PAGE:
Jean Knows Cars (and Hats, and Women)

5 years ago
This article was written by a member of the SheKnows Community. It has not been edited, vetted or reviewed by our editorial staff, and any opinions expressed herein are the writer’s own.

"In thirty years, I have done exactly jack to foster women in this business. My life has not been about being a woman in a man's world, it's been about being as much like a man as possible in this man's world."

So wrote Jean Jennings, president and editor-in-chief of Automobile magazine, as she announced the launch of The bravery of that statement left me gobsmacked. Who tells the world that she's turned her back on her own gender? I needed to know the back story; I found myself sending her an email, which led to an invitation to visit her in Ann Arbor.

I'm a charter subscriber to the magazine. I've spent 30 years with her perched at the top of my "Conversations I'd Like To Have" list. Hearing her on my phone, telling me we'd go to the opera after the office and then I could sleep over -- she'd give me my own dog to cuddle, even -- was my fantasy come true.

The Audi R8 parked in Jean's driveway.

The lineup of excellent cars in the parking lot of the nondescript office park was the only indication that I had arrived at the home of the magazine and the website. The hula hoops in the hallway and the frilly fringed lamp on her desk sat next to the covered-with-a-curtain whiteboard containing next month's story ideas and a shelf with dictionaries, Bartlett's Quotations, and Roget's Thesaurus. She has been a taxi driver, a welder, and a crash tester, but first and foremost, Jean Jennings is a writer.

She's also a boss. The office is filled with 20-somethings hired for their skills, not their experiences; and women-of-a-certain-age who have known her for decades. The magazine may have a male-dominated staff; the website is decidedly female.

Jean claims she was hired in 1985 because the boss "liked messing with the guys." Her father doubted she'd get the gig; she knew she had it nailed when the editor laughed his way through her interview. In addition to tweaking his colleagues by putting a woman on the masthead, I think he also recognized that he was getting class, brains, talent, and guts wrapped up with a wicked sense of humor.

Jean wearing a puffy fascinator.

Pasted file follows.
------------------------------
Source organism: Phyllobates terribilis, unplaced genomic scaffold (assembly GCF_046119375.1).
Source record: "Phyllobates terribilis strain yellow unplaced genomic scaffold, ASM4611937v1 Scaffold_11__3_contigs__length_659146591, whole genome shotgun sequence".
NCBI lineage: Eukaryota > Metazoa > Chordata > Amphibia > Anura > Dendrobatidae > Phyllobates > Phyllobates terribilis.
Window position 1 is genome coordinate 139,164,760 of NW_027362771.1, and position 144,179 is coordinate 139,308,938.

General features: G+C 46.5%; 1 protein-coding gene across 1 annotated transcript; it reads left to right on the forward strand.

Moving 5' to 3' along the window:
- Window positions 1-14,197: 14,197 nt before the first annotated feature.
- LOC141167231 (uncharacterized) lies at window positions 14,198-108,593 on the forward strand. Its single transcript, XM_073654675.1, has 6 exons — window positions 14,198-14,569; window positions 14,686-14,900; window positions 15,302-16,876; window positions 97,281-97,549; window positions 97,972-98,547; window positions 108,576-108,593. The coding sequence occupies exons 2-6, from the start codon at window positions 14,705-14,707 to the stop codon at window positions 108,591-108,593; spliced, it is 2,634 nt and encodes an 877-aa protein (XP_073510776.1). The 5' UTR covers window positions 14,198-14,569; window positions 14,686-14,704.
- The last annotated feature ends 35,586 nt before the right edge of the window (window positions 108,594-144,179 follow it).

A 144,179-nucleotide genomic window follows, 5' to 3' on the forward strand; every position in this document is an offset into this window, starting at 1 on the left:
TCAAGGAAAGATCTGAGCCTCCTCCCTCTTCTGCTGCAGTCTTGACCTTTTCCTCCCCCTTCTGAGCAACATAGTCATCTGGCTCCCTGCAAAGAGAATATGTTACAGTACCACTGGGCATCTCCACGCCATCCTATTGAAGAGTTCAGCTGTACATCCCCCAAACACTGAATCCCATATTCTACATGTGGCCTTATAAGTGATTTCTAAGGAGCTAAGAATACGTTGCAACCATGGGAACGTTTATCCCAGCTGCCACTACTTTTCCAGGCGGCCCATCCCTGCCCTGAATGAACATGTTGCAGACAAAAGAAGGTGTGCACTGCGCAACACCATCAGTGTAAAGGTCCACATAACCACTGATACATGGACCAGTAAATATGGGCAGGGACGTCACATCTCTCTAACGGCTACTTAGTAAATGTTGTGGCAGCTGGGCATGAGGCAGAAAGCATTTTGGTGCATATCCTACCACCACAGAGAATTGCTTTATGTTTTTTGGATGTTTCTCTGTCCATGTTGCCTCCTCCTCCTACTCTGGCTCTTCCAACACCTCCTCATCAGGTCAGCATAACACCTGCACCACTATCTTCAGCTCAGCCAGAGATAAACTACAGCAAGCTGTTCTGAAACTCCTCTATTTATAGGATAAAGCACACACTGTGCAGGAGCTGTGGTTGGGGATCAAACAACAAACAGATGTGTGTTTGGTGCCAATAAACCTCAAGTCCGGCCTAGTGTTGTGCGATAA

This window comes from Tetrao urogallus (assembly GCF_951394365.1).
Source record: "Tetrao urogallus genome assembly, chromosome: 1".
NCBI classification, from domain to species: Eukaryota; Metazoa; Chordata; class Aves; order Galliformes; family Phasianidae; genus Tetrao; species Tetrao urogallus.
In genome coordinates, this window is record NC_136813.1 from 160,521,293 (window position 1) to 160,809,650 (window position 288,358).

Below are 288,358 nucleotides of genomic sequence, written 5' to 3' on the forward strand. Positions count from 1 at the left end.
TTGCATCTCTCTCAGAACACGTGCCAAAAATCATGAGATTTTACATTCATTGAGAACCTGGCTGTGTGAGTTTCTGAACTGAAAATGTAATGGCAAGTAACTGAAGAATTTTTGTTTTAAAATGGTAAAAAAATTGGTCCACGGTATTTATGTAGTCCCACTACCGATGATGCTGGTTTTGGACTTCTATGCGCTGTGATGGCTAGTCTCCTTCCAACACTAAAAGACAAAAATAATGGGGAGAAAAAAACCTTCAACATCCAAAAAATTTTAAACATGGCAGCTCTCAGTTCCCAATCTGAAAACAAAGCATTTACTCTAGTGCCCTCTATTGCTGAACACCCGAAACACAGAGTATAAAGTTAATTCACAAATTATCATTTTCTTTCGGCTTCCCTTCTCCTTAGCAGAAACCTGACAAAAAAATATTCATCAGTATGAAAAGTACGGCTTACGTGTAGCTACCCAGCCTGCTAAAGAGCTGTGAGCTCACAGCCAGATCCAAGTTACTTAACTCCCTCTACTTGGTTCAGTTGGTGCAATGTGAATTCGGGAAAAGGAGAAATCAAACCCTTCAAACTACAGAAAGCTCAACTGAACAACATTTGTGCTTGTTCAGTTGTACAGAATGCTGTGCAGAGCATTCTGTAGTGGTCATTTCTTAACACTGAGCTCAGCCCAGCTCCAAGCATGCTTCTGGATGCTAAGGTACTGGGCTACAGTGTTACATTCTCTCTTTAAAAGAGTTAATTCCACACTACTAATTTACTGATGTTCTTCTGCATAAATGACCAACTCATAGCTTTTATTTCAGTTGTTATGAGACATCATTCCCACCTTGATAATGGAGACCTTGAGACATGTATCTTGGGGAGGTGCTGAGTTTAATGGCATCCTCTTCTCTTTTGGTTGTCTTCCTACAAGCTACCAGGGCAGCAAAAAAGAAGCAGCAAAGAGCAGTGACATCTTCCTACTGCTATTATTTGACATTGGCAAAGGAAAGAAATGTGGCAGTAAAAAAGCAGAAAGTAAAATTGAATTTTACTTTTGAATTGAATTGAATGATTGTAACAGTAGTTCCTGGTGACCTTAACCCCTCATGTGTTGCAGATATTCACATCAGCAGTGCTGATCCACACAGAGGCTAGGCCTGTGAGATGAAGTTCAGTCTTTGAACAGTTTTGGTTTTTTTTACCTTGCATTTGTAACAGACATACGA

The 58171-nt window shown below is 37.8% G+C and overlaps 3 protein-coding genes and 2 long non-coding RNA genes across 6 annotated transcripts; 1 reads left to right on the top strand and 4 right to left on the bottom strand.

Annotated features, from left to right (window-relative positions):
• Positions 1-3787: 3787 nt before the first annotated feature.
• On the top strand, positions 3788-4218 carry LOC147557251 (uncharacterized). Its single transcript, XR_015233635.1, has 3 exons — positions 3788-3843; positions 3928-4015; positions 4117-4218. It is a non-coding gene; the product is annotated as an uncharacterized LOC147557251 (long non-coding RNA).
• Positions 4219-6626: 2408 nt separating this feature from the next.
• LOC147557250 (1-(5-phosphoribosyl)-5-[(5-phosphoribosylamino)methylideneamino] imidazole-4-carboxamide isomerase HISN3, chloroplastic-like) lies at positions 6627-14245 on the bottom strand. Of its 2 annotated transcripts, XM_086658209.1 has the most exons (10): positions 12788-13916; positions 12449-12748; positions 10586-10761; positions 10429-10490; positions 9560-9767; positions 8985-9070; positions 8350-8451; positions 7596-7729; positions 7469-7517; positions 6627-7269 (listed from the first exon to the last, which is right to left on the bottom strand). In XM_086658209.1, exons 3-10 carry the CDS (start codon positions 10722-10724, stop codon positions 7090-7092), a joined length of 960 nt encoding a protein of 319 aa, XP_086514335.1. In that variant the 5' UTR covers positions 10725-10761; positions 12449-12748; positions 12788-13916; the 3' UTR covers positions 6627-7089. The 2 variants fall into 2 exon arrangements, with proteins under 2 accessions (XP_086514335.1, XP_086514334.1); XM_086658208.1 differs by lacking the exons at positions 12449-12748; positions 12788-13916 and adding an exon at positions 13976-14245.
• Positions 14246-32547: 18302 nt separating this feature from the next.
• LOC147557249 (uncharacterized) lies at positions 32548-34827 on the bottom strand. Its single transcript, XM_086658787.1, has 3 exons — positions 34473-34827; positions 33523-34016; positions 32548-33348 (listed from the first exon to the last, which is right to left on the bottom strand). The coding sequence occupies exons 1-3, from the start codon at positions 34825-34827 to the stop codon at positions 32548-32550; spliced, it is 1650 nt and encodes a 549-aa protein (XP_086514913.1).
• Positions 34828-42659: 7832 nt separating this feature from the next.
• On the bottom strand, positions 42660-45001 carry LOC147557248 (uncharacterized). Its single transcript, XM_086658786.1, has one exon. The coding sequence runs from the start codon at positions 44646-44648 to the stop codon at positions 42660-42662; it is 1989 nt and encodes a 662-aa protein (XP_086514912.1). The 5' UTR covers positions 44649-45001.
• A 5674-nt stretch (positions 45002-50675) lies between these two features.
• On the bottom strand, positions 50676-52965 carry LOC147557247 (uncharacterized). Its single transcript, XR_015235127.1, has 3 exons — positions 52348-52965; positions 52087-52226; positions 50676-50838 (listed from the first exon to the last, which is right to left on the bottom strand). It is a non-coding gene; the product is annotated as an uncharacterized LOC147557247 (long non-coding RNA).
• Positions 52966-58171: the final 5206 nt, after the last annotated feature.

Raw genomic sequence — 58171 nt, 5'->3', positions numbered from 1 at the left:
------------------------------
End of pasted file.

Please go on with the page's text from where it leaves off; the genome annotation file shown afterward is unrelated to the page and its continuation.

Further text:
Jean has a closet full of hats. She has four hunting dogs, wetlands and native grasses in her backyard, and a lifetime of stories and experiences that make her the perfect person to demystify the automotive world. She's certainly proven that she can get down and dirty with the boys. Her knowledge of the industry is encyclopedic and personal; she's met everyone who is anyone and has a story to tell.

But what about this woman-in-a-man's-world thing? Why the need to downplay her feminine side?

After watching her all day, I'm not so sure she does. She's all woman and all business, and that's all that matters. She's not a girly girl, that's for sure. Then, again, neither am I. She cooked me a fried-egg sandwich at one in the morning, reading a love note from her husband as she disciplined the dogs with one hand and cracked eggs with the other. She explained the shifter on the Audi R8 and gave me tips on driving technique in between tales of bad-boyfriends-past.

She greeted Honda North America's COO with a gentle joke in Japanese, never mind the half a sandwich in her up-and-out-of-the-way other hand. She wiped down the sticky cabinet faces in the lunchroom, because she couldn't ask an intern to do something she wouldn't do herself. She was a combination of hostess, executive, consumer, and media mogul. Power without ego is beautiful.

Does she have a girl's perspective on the world? Moreover, does it matter?

When she broke all the big knuckles on her right hand while opening a frozen composter, she had the doctor cast the fingers in an arc so they would fit the gear shift on the next day's test drive, polish intact. Her video on changing a tire covers the basics, but also reminds you to get everyone out of the car and to sit so that your legs aren't underneath the chassis. I don't see my dad remembering those details. is reaching out to the disenfranchised of the car world. "Every chief designer and every head of every car company in the world is a man," she repeated, as we toured and talked and ate and talked and watched and drove and talked some more. Her site is a place where it's okay to ask the dumb questions; the answers are respectful and helpful and inspire confidence. Jean Jennings may have ignored her gender for three decades, but she's found us now, for sure.

Maybe she had to be one of the boys to get to where she is right now. Maybe she was born in the right place at the right time with the right family members who knew the right people to get her toe in the door. Maybe... but I think that it's more than that.

Whoever Jean Jennings is trying to be, the overall effect is ... herself.

I tried this one on. What do you think?

a/b from The Burrow at

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